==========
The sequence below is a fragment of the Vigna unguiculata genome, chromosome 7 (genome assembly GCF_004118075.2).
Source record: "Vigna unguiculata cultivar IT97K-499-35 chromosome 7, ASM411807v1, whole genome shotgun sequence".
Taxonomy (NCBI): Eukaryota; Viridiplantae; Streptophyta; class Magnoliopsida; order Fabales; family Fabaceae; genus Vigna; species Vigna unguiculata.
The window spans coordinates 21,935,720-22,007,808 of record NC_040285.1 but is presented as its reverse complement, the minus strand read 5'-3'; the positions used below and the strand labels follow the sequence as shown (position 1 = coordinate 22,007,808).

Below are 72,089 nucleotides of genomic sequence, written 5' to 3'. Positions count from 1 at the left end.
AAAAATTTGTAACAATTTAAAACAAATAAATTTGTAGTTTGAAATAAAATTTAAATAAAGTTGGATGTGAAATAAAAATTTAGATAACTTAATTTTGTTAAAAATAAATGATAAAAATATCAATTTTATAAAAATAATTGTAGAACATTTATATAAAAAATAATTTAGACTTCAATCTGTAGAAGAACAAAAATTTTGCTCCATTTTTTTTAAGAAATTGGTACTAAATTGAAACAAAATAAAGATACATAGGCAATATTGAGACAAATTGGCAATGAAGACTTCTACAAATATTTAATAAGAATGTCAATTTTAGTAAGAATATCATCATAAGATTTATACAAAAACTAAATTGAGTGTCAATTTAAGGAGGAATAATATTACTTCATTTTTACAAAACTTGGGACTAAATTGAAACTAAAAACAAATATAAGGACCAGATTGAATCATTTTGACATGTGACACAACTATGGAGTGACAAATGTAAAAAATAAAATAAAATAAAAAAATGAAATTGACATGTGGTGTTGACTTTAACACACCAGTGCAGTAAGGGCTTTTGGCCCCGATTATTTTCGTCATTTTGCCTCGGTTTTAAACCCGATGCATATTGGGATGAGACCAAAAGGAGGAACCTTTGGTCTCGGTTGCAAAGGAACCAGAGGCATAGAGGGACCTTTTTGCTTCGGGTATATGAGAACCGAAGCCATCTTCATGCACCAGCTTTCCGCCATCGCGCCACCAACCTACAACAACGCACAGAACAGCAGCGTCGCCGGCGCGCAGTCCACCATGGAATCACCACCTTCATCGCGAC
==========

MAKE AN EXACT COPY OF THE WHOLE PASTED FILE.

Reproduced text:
The sequence below is a fragment of the Vigna unguiculata genome, chromosome 7 (genome assembly GCF_004118075.2).
Source record: "Vigna unguiculata cultivar IT97K-499-35 chromosome 7, ASM411807v1, whole genome shotgun sequence".
Taxonomy (NCBI): Eukaryota; Viridiplantae; Streptophyta; class Magnoliopsida; order Fabales; family Fabaceae; genus Vigna; species Vigna unguiculata.
The window spans coordinates 21,935,720-22,007,808 of record NC_040285.1 but is presented as its reverse complement, the minus strand read 5'-3'; the positions used below and the strand labels follow the sequence as shown (position 1 = coordinate 22,007,808).

Below are 72,089 nucleotides of genomic sequence, written 5' to 3'. Positions count from 1 at the left end.
AAAAATTTGTAACAATTTAAAACAAATAAATTTGTAGTTTGAAATAAAATTTAAATAAAGTTGGATGTGAAATAAAAATTTAGATAACTTAATTTTGTTAAAAATAAATGATAAAAATATCAATTTTATAAAAATAATTGTAGAACATTTATATAAAAAATAATTTAGACTTCAATCTGTAGAAGAACAAAAATTTTGCTCCATTTTTTTTAAGAAATTGGTACTAAATTGAAACAAAATAAAGATACATAGGCAATATTGAGACAAATTGGCAATGAAGACTTCTACAAATATTTAATAAGAATGTCAATTTTAGTAAGAATATCATCATAAGATTTATACAAAAACTAAATTGAGTGTCAATTTAAGGAGGAATAATATTACTTCATTTTTACAAAACTTGGGACTAAATTGAAACTAAAAACAAATATAAGGACCAGATTGAATCATTTTGACATGTGACACAACTATGGAGTGACAAATGTAAAAAATAAAATAAAATAAAAAAATGAAATTGACATGTGGTGTTGACTTTAACACACCAGTGCAGTAAGGGCTTTTGGCCCCGATTATTTTCGTCATTTTGCCTCGGTTTTAAACCCGATGCATATTGGGATGAGACCAAAAGGAGGAACCTTTGGTCTCGGTTGCAAAGGAACCAGAGGCATAGAGGGACCTTTTTGCTTCGGGTATATGAGAACCGAAGCCATCTTCATGCACCAGCTTTCCGCCATCGCGCCACCAACCTACAACAACGCACAGAACAGCAGCGTCGCCGGCGCGCAGTCCACCATGGAATCACCACCTTCATCGCGAC